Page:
Creating a notification system for your website using Javascript, PHP and MySQL

Creating a notification system for your website using Javascript, PHP and MySQL

Create a notification system for your website that allows you to notify users about activity relating to them. Asynchronously sort and load notifications from your server to a client.

Many interactive websites these days have a system to notify users of specific actions that have been taken in relation to them, perhaps another user on your site has commented on their picture or left a message on their page, either way it is beneficial to notify that user so they are more likely to engage with the activity.

Creating a notification system for your website can seem like a complicated task, but by starting with a simple example, you'll be able to implement and build on this knowledge.

For this tutorial we will assume a working knowledge of Javascript and PHP as well as database programming with MySQL.

Creating a table to store notifications

The first thing you'll need is a place to store notifications, for this we'll use a database table called "notification". The fields you will need to include will vary depending on your needs but as a basic example we'll use the following:

- notificationID ( integer ) : the primary key we'll use to keep track of notifications

- type ( string ) : as your site may have many sources of notifications such as comments or messages, it will be handy to keep track of them with this "type" field.

- forUser ( string ) : for this example we'll assume you have a user table storing the unique username as a primary key, this field will act as a foreign key to that user table.

- entityID ( integer ) : stores a reference to the specific entity (piece of content) that the notification relates to ( ie. postID, comment ID, message ID, rating ID etc. )

- read ( boolean ) : stores whether or not the notification has been read by the user ( as MySQL has no boolean data type, we'll use the TINYINT datatype to store either a 1 or 0 )

- time ( date-time ) : stores the time at which the notification was added or updated.

The MySQL statement used to create this table is as follows:

CREATE TABLE `notification`(   
 `type` VARCHAR( 10 ),   
 `forUser` VARCHAR( 50 ),   
 `entityID` INT,   
 `read` TINYINT( 1 ) DEFAULT 0,   
 FOREIGN KEY( `forUser` ) REFERENCES `user`( `username` )   

This particular notification system will work by adding a record each

time a unique action is performed such as commenting on a specific post, it will store the ID of the post as a reference as well as the notification type "comment". If a specific action such as commenting has already been performed on that post, then it will simply update the "time" column to the latest time and the "read" column to false so the user is notified that there is new activity on that post.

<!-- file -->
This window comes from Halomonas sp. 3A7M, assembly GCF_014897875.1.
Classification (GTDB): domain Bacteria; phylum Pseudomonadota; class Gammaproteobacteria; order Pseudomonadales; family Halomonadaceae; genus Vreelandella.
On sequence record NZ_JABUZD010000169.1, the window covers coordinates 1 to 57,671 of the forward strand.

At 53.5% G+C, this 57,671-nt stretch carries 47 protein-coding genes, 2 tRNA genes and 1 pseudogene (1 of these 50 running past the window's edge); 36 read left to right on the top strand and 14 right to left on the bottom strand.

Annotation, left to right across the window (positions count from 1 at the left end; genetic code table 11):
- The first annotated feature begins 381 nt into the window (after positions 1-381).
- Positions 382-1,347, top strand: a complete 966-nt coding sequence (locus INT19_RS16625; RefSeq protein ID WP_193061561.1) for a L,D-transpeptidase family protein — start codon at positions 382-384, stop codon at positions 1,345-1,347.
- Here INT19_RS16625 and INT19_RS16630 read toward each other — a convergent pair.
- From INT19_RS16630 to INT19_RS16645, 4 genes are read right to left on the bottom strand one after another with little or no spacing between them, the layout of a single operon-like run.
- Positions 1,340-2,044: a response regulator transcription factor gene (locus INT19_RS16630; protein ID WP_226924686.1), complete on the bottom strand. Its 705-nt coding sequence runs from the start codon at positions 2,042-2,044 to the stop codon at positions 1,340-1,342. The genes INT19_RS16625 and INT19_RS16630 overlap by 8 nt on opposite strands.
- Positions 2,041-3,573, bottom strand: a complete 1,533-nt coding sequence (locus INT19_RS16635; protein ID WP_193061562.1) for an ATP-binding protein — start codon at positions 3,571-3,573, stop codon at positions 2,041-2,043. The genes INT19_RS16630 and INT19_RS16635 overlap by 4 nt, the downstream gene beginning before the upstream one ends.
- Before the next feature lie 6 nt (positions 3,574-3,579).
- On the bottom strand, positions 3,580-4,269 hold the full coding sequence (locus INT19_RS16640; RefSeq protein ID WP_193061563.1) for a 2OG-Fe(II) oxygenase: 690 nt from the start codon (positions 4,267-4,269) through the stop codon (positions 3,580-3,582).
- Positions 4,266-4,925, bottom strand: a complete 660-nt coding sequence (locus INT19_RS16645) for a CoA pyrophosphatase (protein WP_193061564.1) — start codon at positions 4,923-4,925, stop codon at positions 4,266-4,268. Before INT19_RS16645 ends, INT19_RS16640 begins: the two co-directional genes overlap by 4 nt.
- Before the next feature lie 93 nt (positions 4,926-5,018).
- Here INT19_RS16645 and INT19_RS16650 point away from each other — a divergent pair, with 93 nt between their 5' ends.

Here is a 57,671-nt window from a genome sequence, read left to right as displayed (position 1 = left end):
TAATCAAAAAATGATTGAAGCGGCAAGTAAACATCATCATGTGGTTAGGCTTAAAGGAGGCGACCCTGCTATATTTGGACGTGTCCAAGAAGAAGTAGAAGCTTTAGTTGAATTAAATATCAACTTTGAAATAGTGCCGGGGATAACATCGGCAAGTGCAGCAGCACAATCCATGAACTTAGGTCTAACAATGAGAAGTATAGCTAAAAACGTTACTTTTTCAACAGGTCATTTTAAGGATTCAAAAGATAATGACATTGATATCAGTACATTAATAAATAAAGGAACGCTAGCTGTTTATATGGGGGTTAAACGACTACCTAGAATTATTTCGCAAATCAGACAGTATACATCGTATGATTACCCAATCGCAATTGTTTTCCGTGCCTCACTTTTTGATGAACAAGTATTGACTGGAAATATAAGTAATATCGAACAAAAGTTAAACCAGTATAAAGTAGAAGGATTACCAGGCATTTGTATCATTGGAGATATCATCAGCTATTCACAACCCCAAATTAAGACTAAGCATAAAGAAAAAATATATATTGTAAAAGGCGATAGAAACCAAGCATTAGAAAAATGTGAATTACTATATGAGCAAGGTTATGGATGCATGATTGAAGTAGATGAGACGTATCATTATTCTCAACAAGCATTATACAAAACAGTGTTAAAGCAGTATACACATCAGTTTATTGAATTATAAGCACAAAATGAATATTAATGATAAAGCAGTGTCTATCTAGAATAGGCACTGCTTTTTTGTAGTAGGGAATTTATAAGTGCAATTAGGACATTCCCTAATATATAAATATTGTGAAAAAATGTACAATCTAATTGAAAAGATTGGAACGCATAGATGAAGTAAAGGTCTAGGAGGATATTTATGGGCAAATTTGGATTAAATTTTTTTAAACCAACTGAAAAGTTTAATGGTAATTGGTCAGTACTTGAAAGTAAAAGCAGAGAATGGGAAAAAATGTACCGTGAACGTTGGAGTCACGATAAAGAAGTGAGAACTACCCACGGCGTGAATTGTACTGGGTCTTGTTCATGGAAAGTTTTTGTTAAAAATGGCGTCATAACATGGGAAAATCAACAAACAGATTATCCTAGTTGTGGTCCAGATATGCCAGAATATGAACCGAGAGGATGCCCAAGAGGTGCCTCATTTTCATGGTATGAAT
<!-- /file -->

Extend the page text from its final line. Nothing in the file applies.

If there is a record in the notification table of type "comment", it will search the comment table for comments relating to that specific post (referenced by entityID) and return the usernames of those who commented. An example notification that would be given to the user would be:

"bob, john and 3 others commented on your post"

For this example we will also use two extra tables "post" and "comment" which will be used as examples for the notifications.


CREATE TABLE `post`(  
 `text` VARCHAR( 250 )  


CREATE TABLE `comment`(  
 `commentID` INT PRIMARY KEY,  
 `postID` INT,  
 `author` VARCHAR( 100 ),  
 `text` VARCHAR( 250 ),  
 FOREIGN KEY( `postID` ) REFERENCES `post`(`postID`)  

The entityID field in the notification table will be referring to `postID` for notification type "comment".

Creating server-side script to add notifications

On the server, we will create a PHP function called "notify" that will check if a record exists where the "type", "forUser" and "entityID" fields are equal to the new notification you are trying to add, if no such record exists then it will create a new one, if that record does exist then it will update the "time" field to the current time and the "read" field to false

The "notify" function will be placed in its own PHP file so that it can be included in any other PHP file that needs it.


function notify( $type, $forUser, $entityID ){   
 $con = new mysqli( "localhost", "root", "password", "testDB");   
 $sql = "SELECT `notificationID` FROM `notification` WHERE `forUser`='" . $forUser . "' AND `entityID`=" . $entityID . " AND `type`='" . $type . "';";   
 $result = $con->query( $sql );   
 // if query returned a row, it means the notification exists   if( $result->num_rows > 0 ){   
  // update the existing record, set read to false and time to the current time   
  $sql = "UPDATE `notification` SET `read`=0, `time`=NOW() WHERE `forUser`='" . $forUser . "' AND `entityID`=" . $entityID . " AND `type`='" . $type . "';";   
  $con->query( $sql );   
  // insert new record with the details  
  $sql = "INSERT INTO `notification`( `type`, `forUser`, `entityID` ) VALUES( '" . $type . "','" . $forUser . "'," . $entityID . " );";   
  $con->query( $sql );   


if the arguments given to this function can be altered somehow by the user, you should make use of

prepared statements with bound parameters

to mitigate SQL injection.

This function can be included in other scripts to make use of its functionality. It should be placed in scripts that are responsible for processing activity such as a script for posting comments on posts:

$postID = 5 ; // an example post to which the comment is referring